Emotional Consequences of Persistently Elevated PSA with Negative Prostate Biopsies

John G. Scott, Eric K. Shaw Asia Friedman, Jeanne M. Ferrante

  Open Access OPEN ACCESS  Peer Reviewed PEER-REVIEWED

Emotional Consequences of Persistently Elevated PSA with Negative Prostate Biopsies

John G. Scott1, 2,, Eric K. Shaw Asia Friedman3, Jeanne M. Ferrante1, 4

1Department of Family Medicine and Community Health, Robert Wood Johnson Medical School, University of Medicine and Dentistry of New Jersey, New Brunswick, USA

2Corner Medical, Northeastern Vermont Regional Hospital, Lyndonville, USA

35Savannah Campus, Mercer University School of Medicine, Savannah, USA

4Cancer Institute of New Jersey, New Brunswick, USA

Abstract

False positive results are among the most common adverse outcomes of cancer screening tests. Up to 75% of men with an elevated prostate specific antigen (PSA) have had a negative prostate biopsy. Adverse emotional effects of false positive prostate cancer screening have been documented using surveys, but there is nothing in this literature describing the lived experience of having a false positive PSA. In a qualitative interview study of sixteen men who had false positive PSAs, we found that all subjects experienced transient anxiety while waiting for the results of their prostate biopsies. In addition there were three persistent emotional responses: (1) increased fear of cancer; (2) relief with increased vigilance; (3) relief with less worry about elevated PSA. The attitude and recommendations of urologists influenced the emotional responses. Some men expressed frustration with the PSA as a screening test. Many men had multiple negative prostate biopsies. These data suggest that there should be more effort to develop guidelines for subsequent prostate biopsies after an initial negative biopsy, and more effort to encourage primary care clinicians and urologists to discuss emotional risks of PSA testing with their patients.

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Cite this article:

  • Scott, John G., Eric K. Shaw Asia Friedman, and Jeanne M. Ferrante. "Emotional Consequences of Persistently Elevated PSA with Negative Prostate Biopsies." American Journal of Cancer Prevention 1.1 (2013): 4-8.
  • Scott, J. G. , Friedman, E. K. S. A. , & Ferrante, J. M. (2013). Emotional Consequences of Persistently Elevated PSA with Negative Prostate Biopsies. American Journal of Cancer Prevention, 1(1), 4-8.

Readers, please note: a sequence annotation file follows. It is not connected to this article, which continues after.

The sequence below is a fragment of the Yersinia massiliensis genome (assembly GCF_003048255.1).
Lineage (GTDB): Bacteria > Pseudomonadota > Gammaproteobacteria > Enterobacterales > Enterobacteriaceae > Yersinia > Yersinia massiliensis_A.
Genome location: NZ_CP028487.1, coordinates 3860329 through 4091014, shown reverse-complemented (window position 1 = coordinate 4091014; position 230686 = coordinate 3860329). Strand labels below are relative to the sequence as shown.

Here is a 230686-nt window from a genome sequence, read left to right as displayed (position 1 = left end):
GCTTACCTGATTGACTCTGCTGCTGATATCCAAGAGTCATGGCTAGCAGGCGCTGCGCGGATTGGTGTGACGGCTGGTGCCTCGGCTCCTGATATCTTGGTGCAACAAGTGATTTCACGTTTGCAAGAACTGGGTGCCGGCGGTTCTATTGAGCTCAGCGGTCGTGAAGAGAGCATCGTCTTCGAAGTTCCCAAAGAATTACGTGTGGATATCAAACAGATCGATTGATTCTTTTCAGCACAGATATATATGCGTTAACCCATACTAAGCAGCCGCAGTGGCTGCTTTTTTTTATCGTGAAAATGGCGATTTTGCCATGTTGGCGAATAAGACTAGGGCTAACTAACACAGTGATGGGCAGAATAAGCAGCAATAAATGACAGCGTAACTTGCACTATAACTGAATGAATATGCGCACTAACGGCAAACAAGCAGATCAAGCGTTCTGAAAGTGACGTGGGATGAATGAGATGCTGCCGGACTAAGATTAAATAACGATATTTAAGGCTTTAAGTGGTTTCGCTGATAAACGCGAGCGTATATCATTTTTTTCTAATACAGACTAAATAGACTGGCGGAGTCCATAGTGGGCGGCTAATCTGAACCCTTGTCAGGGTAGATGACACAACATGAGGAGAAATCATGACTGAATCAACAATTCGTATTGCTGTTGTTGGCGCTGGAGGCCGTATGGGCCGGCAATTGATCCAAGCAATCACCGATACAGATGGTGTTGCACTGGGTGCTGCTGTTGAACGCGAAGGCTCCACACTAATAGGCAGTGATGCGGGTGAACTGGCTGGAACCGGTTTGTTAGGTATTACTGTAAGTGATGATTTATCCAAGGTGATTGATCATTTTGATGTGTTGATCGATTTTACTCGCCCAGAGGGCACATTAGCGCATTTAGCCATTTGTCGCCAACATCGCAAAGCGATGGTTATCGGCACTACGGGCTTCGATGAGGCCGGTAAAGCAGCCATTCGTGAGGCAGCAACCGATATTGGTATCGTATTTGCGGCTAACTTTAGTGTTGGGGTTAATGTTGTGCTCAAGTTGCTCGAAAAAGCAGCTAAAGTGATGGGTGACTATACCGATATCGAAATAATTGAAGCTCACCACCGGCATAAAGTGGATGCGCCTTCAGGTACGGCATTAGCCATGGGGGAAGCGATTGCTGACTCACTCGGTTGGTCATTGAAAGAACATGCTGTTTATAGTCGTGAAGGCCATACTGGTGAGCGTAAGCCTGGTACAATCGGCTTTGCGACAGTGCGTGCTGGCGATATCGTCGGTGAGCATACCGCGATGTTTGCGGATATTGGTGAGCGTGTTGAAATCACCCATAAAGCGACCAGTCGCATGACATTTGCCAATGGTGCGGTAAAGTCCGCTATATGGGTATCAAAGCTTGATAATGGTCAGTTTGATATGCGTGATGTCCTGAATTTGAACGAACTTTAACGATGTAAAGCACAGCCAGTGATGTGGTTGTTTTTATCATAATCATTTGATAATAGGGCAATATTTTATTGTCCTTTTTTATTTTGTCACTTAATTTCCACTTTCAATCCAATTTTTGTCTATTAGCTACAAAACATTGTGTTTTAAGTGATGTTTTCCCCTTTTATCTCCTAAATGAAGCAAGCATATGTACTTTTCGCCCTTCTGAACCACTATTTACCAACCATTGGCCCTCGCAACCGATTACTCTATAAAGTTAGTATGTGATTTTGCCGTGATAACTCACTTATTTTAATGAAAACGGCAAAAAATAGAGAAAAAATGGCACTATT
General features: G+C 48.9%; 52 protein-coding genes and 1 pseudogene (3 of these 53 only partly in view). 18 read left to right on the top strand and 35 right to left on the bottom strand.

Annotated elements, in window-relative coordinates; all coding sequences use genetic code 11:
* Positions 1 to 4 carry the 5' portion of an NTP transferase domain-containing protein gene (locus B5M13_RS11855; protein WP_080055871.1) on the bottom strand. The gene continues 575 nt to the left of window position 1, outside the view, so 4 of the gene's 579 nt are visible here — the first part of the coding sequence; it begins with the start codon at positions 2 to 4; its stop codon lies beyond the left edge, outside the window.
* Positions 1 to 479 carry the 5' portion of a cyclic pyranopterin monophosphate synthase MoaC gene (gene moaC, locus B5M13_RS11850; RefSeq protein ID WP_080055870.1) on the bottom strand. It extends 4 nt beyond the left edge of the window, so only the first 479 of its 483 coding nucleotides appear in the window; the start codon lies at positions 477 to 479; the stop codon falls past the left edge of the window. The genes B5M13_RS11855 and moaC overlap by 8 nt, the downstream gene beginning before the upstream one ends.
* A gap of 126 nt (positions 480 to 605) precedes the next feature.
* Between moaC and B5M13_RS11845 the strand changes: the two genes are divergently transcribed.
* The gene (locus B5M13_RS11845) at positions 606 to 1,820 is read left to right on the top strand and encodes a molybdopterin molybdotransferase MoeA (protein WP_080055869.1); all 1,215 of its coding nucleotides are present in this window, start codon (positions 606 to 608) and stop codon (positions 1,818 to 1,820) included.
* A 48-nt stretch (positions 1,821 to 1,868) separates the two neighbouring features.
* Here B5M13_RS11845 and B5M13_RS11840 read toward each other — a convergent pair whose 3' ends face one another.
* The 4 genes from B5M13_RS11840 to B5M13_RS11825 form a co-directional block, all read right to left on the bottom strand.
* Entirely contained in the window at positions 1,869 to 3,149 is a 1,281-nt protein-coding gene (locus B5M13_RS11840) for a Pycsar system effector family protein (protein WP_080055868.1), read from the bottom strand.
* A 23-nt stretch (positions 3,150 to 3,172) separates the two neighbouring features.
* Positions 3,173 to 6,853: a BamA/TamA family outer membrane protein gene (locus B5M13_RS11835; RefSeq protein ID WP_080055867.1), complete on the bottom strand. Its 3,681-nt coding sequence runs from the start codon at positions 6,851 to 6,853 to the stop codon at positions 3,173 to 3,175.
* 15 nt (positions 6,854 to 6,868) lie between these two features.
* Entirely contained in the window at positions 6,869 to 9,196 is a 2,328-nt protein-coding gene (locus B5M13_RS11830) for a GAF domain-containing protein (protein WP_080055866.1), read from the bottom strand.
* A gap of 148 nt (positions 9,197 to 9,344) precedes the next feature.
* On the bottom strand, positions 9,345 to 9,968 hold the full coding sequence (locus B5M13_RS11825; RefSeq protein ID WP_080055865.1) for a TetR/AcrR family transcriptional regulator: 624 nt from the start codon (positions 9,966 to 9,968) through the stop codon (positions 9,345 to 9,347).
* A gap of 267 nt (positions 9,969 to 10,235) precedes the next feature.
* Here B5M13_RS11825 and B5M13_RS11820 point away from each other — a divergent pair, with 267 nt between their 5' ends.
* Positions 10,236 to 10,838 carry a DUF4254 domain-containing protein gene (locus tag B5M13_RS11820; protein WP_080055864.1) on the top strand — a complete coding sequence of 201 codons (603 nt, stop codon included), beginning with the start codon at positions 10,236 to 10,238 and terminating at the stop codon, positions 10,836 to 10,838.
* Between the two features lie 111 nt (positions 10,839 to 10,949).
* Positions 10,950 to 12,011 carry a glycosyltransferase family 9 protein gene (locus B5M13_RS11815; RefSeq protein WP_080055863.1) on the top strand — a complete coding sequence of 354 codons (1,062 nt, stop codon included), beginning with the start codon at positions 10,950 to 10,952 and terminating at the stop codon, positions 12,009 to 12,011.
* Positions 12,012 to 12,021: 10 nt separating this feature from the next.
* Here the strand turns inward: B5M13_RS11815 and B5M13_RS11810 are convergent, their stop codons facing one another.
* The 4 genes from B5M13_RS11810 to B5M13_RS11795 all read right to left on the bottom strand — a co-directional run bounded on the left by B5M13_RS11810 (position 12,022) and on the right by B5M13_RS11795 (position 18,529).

• Scott, John G., Eric K. Shaw Asia Friedman, and Jeanne M. Ferrante. "Emotional Consequences of Persistently Elevated PSA with Negative Prostate Biopsies." American Journal of Cancer Prevention 1, no. 1 (2013): 4-8.

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1. Introduction

Among the most common adverse outcomes of cancer screening tests arefalse positive results. Croswell, et al., for example, found in a multimodal cancer screening trial that the cumulative risk of at least one false positive result after the 14 recommended screening tests was 60.4% [1].In the European randomized study of screening for prostate cancer, Kilpelainen et al. found that 20% of participants had at least one false positive prostate specific antigen (PSA)(defined as an elevated PSA that results in one or more negative prostate biopsies, with no diagnosis of prostate cancer made in one year) [2] and in the same study, Schroeder et al found that 75% of men with an elevated PSA had a negative prostate biopsy [3]. False positive PSAs can result from a number of causes other than prostate cancer, including benign prostatic hypertrophy, prostatitis, bladder infection, bicycle or horseback riding, instrumentation such as cystoscopy or colonoscopy and certain medications [4]. Consequences of false positive cancer screening tests include unnecessary invasive procedures [1], increased utilization of health care resources [5, 6][5, 6], and decreased adherence to further screening [7, 8, 9, 10].